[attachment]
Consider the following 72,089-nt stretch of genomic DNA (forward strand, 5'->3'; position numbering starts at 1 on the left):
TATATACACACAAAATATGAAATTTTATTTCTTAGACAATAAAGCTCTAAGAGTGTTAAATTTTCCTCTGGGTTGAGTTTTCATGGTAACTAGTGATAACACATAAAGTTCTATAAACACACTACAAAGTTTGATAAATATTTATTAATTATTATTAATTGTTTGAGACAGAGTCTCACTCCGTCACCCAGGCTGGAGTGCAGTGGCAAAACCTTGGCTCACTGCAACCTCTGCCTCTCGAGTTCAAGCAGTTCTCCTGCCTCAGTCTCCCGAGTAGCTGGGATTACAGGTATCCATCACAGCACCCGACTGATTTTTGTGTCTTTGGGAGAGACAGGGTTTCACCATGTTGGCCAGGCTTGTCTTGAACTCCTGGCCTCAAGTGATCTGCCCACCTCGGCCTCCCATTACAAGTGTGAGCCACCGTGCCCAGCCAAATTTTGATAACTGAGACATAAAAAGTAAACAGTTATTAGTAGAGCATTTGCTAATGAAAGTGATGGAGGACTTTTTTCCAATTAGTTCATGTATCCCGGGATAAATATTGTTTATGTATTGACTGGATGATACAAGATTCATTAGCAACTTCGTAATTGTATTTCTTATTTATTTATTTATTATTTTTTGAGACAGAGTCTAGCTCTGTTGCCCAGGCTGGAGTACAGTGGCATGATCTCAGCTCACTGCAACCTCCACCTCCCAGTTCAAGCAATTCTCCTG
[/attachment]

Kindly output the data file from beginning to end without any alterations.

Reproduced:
Consider the following 72,089-nt stretch of genomic DNA (forward strand, 5'->3'; position numbering starts at 1 on the left):
TATATACACACAAAATATGAAATTTTATTTCTTAGACAATAAAGCTCTAAGAGTGTTAAATTTTCCTCTGGGTTGAGTTTTCATGGTAACTAGTGATAACACATAAAGTTCTATAAACACACTACAAAGTTTGATAAATATTTATTAATTATTATTAATTGTTTGAGACAGAGTCTCACTCCGTCACCCAGGCTGGAGTGCAGTGGCAAAACCTTGGCTCACTGCAACCTCTGCCTCTCGAGTTCAAGCAGTTCTCCTGCCTCAGTCTCCCGAGTAGCTGGGATTACAGGTATCCATCACAGCACCCGACTGATTTTTGTGTCTTTGGGAGAGACAGGGTTTCACCATGTTGGCCAGGCTTGTCTTGAACTCCTGGCCTCAAGTGATCTGCCCACCTCGGCCTCCCATTACAAGTGTGAGCCACCGTGCCCAGCCAAATTTTGATAACTGAGACATAAAAAGTAAACAGTTATTAGTAGAGCATTTGCTAATGAAAGTGATGGAGGACTTTTTTCCAATTAGTTCATGTATCCCGGGATAAATATTGTTTATGTATTGACTGGATGATACAAGATTCATTAGCAACTTCGTAATTGTATTTCTTATTTATTTATTTATTATTTTTTGAGACAGAGTCTAGCTCTGTTGCCCAGGCTGGAGTACAGTGGCATGATCTCAGCTCACTGCAACCTCCACCTCCCAGTTCAAGCAATTCTCCTG